Apple and inflation make Tuesday a bigger deal for markets than jobs Friday

August trading kicks off Tuesday on what could be one of the more important market days of the summer.

The PCE inflation data report, which is closely watched by the Fed and a key to its decisions on interest rates, leads a series of major economic reports, including personal income and spending, and car sales.

Before the bell, there are dozens of earnings reports, from companies such as Pfizer and Under Armour, but the market is really waiting for Apple earnings after the bell. Apple is expected to report adjusted earnings of $1.57 per share, a nearly 11 percent gain, on a six percent jump in revenue to $44.89 billion in the June quarter, according to analyst-consensus estimates from Thomson Reuters.

“Tomorrow could be the pivotal day of the week,” said Art Hogan, chief market strategist at Wunderlich Securities. “Usually you say it will take a back seat to the jobs number. I don’t think this does. Everything is on the ‘A’ list.”

Given the slump in tech, Hogan thinks everything Apple says could be a big deal. “We really want to hear what they say about guidance. We want the tell,” he said, adding that the market is looking for details on the iPhone 8 and its release date.

Apple earnings also come just as the tech sector has been looking a little weak in the knees. On Thursday, the Nasdaq saw an abrupt reversal after opening at new highs. Technical analysts say it could suggest more selling ahead. Nasdaq was down more than 26 points to 6,348 on Monday, while the Dow finished up more than 60, closing at a record 21,891. The S&P 500 was off nearly two points at 2470.

Tuesday morning’s data could set the tone across financial markets, as investors position for the new month.

The inflation data is key since Fed Chair Janet Yellen, when she testified before Congress in July, pointed out that the central bank is concerned about the weak trend. The market responded by becoming even more skeptical that the Fed would raise interest rates again this year.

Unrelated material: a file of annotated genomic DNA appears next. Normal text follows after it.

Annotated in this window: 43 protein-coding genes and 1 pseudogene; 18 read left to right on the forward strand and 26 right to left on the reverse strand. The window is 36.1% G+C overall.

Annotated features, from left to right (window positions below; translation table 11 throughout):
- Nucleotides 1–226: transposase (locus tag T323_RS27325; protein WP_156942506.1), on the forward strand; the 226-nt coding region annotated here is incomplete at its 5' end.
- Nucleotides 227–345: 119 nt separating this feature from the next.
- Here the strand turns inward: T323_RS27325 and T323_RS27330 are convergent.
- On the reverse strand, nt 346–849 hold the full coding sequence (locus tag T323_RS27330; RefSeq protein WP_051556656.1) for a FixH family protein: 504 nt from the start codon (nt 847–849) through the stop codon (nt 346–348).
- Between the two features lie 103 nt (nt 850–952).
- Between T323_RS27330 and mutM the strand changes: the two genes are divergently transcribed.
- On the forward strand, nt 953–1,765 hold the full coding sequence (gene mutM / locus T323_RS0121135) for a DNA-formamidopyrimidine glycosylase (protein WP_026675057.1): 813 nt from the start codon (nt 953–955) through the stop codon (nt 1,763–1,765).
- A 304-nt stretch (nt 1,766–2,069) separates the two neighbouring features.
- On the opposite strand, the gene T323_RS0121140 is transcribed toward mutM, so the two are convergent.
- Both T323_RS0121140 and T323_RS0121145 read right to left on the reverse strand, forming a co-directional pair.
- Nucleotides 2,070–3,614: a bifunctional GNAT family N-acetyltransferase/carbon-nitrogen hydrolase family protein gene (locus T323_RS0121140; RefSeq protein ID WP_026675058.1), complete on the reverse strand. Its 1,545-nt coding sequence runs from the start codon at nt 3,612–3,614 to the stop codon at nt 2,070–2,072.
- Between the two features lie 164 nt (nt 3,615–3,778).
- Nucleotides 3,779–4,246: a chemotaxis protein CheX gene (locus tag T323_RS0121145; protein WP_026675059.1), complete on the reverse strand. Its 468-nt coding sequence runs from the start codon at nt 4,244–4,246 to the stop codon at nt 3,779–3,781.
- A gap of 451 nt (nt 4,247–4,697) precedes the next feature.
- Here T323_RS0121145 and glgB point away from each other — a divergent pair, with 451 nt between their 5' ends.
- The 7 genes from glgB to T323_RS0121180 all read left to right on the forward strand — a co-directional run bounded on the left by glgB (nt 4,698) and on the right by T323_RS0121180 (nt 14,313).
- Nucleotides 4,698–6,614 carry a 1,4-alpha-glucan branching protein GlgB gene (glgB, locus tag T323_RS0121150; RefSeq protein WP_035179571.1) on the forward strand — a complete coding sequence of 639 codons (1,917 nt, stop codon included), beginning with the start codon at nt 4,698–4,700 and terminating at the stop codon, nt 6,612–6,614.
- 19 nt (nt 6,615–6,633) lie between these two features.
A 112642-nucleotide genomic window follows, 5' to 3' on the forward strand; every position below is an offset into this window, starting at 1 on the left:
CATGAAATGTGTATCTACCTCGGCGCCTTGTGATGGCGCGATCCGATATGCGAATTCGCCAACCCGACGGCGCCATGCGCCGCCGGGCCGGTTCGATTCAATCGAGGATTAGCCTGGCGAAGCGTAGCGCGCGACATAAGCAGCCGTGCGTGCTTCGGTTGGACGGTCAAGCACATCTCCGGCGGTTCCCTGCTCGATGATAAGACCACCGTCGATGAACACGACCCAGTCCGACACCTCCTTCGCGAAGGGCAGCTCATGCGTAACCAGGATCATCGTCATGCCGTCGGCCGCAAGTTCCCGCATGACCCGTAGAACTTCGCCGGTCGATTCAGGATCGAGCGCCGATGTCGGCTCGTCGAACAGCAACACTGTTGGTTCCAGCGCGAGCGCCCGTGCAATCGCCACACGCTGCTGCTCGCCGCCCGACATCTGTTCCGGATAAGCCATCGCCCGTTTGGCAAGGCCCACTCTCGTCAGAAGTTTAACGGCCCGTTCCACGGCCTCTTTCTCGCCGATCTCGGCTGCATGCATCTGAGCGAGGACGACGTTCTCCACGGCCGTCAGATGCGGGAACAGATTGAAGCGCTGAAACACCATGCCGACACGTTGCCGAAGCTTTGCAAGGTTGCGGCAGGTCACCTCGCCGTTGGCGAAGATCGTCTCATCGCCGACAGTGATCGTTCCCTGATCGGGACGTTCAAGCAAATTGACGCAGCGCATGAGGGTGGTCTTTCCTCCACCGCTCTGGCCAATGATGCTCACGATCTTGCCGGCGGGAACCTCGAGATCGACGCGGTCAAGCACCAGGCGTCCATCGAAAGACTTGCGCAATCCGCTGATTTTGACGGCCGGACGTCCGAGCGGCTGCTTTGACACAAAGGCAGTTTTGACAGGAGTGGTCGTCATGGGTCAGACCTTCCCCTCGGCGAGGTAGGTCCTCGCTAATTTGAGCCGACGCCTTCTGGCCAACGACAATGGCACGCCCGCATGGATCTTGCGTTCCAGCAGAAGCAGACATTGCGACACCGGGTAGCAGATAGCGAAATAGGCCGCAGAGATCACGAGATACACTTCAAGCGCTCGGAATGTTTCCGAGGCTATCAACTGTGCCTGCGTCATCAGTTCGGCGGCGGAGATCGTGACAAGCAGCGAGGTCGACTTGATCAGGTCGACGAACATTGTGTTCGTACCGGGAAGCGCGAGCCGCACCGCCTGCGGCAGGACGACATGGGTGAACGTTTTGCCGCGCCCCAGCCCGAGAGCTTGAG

“It may overshadow employment this week. Jobs is interesting because we need at least an 0.3 percent gain in wages to just hold onto a 2.5 percent year-over-year gain,” said Diane Swonk of DS Economics. The wage number in Friday’s jobs report has in some ways become more important than the top line number.

For PCE inflation, Swonk is expecting 1.3 percent or 1.4 percent year-over-year when the number is released at 8:30 a.m. ET. Inflation readings have been weakening since early this year. “What’s interesting is there are all these one offs,” said Swonk. Cell phone charges and pharmaceutical prices have affected it, and cell phones may impact it again for July.

“It is still a conundrum on the wages, and inflation is not likely to accelerate. Inflation is not likely to accelerate. It’s likely to decelerate. This is worrisome for the Fed,” said Swonk.

There’s also data that should reveal how the consumer is faring — personal income and spending — and there’s important data on manufacturing, with both the ISM manufacturing survey and PMI. July car sales bridge the two, acting as a signal both for the consumer and manufacturing economies.

The inflation data could be market moving if it surprises in either direction. Hotter-than-expected inflation could send the dollar higher and bond yields higher.

The dollar was lower Monday, and the dollar index ended the month with a 2.9 percent loss, its worst since March 2016. Gold gained 2.5 percent in its best monthly performance since February.

Stocks were all higher for the month. The Nasdaq gained 3.4 percent for July, and the S&P was up 1.9 percent, higher for an eighth month. The Dow was up 2.5 percent.

Earnings are also expecetd from BP, Honda Motor, Archer Daniels Midland, Cummins, CME Grouop, Xerox, Beazer Homes and Phillips 66. Valvoline, Pioneer Natural Resource, Newfield Exploration, Devon Energy, Genworth Financial, Cabot and Extra Space Storage.

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